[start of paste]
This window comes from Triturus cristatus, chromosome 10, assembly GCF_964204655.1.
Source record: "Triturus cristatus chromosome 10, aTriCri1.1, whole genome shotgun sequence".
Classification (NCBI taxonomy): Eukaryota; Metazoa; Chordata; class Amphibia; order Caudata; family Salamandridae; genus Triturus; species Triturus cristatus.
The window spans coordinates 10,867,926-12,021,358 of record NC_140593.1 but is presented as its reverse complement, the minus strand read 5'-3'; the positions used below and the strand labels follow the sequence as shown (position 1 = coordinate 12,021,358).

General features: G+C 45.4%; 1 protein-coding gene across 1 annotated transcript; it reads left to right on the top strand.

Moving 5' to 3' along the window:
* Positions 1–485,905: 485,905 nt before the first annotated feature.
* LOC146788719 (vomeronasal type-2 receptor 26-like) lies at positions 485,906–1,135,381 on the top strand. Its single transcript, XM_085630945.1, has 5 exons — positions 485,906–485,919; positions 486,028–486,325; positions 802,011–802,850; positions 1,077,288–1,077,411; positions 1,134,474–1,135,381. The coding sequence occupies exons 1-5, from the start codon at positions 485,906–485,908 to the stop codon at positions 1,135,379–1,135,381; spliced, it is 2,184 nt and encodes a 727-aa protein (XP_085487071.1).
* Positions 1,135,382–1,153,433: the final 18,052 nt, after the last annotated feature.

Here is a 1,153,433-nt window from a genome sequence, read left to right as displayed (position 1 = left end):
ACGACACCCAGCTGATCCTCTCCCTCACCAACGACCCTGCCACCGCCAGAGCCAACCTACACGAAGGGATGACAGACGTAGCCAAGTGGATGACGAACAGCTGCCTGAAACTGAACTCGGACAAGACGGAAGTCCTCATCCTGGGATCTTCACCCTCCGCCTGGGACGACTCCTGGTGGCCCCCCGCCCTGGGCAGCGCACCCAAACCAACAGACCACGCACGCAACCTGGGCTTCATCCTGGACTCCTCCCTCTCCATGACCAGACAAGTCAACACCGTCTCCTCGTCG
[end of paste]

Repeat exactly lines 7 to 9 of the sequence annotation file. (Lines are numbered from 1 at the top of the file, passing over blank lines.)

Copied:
* Positions 1–485,905: 485,905 nt before the first annotated feature.
* LOC146788719 (vomeronasal type-2 receptor 26-like) lies at positions 485,906–1,135,381 on the top strand. Its single transcript, XM_085630945.1, has 5 exons — positions 485,906–485,919; positions 486,028–486,325; positions 802,011–802,850; positions 1,077,288–1,077,411; positions 1,134,474–1,135,381. The coding sequence occupies exons 1-5, from the start codon at positions 485,906–485,908 to the stop codon at positions 1,135,379–1,135,381; spliced, it is 2,184 nt and encodes a 727-aa protein (XP_085487071.1).
* Positions 1,135,382–1,153,433: the final 18,052 nt, after the last annotated feature.